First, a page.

“Thebaid Hermits” – Fresco, 16th c., anonymous,
The barren wilderness was alive with prayerful communities, and toward the end of this period, their numbers grew into the thousands, many of them humble Coptic peasants attracted by the forceful message of the saints who were dwelling in huts and caves or simple monasteries.
Barbarian raids on the small, isolated monastic communities were common. The monk Ammon described one such raid near Alexandria, where thirty-eight monks were killed in 380 A.D.:
“For who, even if his heart were of stone, would not weep for the holy martyrs who had grown old in the garb of Christians, flung upon the ground in merciless suffering; each one of them struck down, one with his head cut off and another [cleft in twain and another] with his head split in two. What can I say about the number of merciless blows which struck the saints who were killed limb by limb and were flung upon the ground?”
African Christianity has a unique affinity with desert spirituality; for one thing, there are deserts everywhere, especially in Egypt and the Nile region, but also in North Africa, the Sahara, and further south the Kalahari, with innumerable wildernesses in between. Andrew Walls, a Scottish missionary who spent many years in Africa, once said, “You do not have to interpret Old Testament Christianity to Africans; they live in an Old Testament world,” a world full of desert spaces, a place where the spirituality of the desert finds responsiveness.
In the early centuries, thousands of Christians in Egypt, facing Roman persecution, fled to the desert, living in caves or large holes hewn in rocks, a common form of lodging, or in small buildings made of stone with roofing of dried reeds. An early account spoke of a land “so swamped with monks that their chants and hymns by day and by night made the whole country one church of God.”
Usually these dwellings were near sources of water; the monks needed water to drink and to irrigate their crops of barley, onions, and other vegetables. Hermits led a life of ascetical simplicity, often depriving themselves of food and even mutilating their bodies in self-denial. They called themselves “athletes of Christ,” by which they meant those who trained constantly for the competition and engaged their enemy the Devil in races, wrestling matches, and mortal combat. St. Jerome, a leading figure of the desert ascetics, wrote:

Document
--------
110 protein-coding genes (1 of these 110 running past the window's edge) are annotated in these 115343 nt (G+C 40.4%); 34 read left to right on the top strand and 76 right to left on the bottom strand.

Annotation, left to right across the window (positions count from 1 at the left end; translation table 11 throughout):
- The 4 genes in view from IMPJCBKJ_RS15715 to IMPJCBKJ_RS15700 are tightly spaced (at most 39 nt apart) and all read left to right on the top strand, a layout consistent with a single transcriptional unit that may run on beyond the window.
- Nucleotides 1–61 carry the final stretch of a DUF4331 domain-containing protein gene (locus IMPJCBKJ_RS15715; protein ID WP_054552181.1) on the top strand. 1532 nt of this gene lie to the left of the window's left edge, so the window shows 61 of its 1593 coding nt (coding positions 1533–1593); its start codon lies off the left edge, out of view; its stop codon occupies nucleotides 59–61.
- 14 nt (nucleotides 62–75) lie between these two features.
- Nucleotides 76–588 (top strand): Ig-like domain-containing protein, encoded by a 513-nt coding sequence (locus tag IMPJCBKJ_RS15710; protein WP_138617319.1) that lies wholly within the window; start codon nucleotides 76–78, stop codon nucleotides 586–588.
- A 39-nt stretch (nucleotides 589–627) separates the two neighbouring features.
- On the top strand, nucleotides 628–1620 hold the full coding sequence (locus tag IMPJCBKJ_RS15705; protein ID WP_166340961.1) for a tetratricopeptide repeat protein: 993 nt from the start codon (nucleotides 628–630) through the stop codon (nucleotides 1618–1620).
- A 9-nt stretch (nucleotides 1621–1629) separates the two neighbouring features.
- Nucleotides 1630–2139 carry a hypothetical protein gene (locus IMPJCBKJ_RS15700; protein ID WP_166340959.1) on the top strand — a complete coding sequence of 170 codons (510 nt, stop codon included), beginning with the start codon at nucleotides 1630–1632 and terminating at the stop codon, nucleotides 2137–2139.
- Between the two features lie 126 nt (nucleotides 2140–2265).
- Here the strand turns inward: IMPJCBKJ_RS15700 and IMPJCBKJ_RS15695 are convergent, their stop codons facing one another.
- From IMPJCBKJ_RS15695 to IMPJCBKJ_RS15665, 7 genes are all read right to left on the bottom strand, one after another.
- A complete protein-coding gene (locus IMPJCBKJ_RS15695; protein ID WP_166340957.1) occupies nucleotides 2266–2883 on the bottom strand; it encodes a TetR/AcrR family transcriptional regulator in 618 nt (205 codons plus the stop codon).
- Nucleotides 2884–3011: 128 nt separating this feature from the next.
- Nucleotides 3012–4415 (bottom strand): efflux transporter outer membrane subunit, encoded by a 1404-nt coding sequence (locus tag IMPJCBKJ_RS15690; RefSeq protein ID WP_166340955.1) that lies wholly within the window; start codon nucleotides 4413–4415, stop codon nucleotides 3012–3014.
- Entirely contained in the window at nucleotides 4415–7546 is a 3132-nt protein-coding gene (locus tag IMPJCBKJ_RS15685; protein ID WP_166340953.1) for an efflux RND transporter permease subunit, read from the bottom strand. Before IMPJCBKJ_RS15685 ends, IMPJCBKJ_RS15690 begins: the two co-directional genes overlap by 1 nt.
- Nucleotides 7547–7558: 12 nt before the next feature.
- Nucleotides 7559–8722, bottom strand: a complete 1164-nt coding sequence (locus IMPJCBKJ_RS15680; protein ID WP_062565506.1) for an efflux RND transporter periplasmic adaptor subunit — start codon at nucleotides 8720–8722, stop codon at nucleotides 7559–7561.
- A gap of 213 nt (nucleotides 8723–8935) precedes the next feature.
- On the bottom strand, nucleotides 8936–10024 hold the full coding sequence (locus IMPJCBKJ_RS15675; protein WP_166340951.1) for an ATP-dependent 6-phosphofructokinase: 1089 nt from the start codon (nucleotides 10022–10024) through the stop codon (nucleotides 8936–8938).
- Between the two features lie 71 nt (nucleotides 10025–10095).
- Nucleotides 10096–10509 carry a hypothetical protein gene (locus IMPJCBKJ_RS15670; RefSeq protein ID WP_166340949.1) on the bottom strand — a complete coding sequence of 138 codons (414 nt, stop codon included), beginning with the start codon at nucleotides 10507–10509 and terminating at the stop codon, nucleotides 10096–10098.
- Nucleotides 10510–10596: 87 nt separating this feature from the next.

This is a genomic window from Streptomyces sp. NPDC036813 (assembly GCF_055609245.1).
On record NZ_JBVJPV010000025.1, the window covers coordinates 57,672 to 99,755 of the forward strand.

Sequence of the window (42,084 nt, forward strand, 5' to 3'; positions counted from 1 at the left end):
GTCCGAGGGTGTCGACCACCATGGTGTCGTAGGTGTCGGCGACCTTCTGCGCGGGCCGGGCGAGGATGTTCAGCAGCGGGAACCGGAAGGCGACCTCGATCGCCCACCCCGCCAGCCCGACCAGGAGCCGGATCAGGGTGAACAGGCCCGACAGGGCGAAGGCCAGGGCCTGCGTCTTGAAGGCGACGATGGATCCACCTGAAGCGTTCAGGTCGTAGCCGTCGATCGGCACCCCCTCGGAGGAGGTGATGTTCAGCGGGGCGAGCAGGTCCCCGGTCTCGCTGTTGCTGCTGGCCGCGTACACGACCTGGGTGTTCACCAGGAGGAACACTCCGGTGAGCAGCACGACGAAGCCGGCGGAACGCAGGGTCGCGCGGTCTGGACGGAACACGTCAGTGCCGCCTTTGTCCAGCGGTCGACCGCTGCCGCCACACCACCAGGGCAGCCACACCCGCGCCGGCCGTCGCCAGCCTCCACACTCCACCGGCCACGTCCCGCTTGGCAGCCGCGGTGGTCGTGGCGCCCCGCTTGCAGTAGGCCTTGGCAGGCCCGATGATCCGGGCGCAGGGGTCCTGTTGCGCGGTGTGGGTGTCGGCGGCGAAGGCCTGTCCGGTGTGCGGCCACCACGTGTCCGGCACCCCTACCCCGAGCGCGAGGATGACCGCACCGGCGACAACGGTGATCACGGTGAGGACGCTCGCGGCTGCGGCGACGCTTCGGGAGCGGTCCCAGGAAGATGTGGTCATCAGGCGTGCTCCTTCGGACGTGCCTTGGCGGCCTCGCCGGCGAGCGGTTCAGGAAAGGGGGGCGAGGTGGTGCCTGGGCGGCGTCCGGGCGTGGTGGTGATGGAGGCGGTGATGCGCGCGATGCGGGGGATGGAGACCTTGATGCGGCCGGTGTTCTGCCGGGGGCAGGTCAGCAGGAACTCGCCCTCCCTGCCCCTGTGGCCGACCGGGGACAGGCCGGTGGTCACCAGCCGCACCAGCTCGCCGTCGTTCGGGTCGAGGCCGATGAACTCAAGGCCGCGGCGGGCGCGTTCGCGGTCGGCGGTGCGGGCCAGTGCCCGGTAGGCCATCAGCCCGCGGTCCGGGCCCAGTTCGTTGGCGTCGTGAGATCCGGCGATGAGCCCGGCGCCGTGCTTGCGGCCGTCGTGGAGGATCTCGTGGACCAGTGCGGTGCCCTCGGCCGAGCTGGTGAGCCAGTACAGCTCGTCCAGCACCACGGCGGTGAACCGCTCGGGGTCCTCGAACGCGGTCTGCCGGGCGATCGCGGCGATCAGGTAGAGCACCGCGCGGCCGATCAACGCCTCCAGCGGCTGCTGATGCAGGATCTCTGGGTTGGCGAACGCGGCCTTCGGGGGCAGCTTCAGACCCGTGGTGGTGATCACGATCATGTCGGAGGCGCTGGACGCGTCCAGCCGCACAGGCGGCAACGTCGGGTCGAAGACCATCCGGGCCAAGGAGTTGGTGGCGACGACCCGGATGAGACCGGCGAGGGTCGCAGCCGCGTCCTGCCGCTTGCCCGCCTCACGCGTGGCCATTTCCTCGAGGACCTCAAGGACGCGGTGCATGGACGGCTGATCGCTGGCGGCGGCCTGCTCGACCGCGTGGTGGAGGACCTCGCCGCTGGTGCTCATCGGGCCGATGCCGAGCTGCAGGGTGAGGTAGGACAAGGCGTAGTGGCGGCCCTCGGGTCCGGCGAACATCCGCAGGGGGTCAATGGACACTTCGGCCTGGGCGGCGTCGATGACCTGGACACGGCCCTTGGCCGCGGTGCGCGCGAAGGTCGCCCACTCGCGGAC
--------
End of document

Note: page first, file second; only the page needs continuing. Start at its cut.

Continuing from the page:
“St. Jerome in the Desert” (c.1480) Giovanni Bellini (1430-1516)
“O Desert, bright with the flowers of Christ. 0 Solitude, whence come the stones of which the Apocalypse, the city of the Great King, is built! 0 Wilderness, gladdened with God’s especial presence! What keeps you in the world, my brother, you who are above the world? How long shall gloomy roofs oppress you? Oh, that I could behold the desert, lovelier to me than any city.”
For Coptic Monasticism in Egypt, see further the “Coptic Monastery Multi-Media Database Project” at http://www.ambilacuk.com/coptic/cmdbase.html and “Coptic monasticism” at http://en.academic.ru/dic.nsf/enwiki/9035417
See also William Harmless “Desert Christians : An Introduction to the Literature of Early Monasticism” [Oxford University Press, 2004]
“In this book, William Harmless provides an accessible introduction to early Christian monastic literature from Egypt and beyond. He introduces the reader to the major figures and literary texts, as well as offering an up-to-date survey of current questions and scholarship in the field. The text is enhanced by the inclusion of chronologies, maps, outlines, illustrations, and bibliographies.”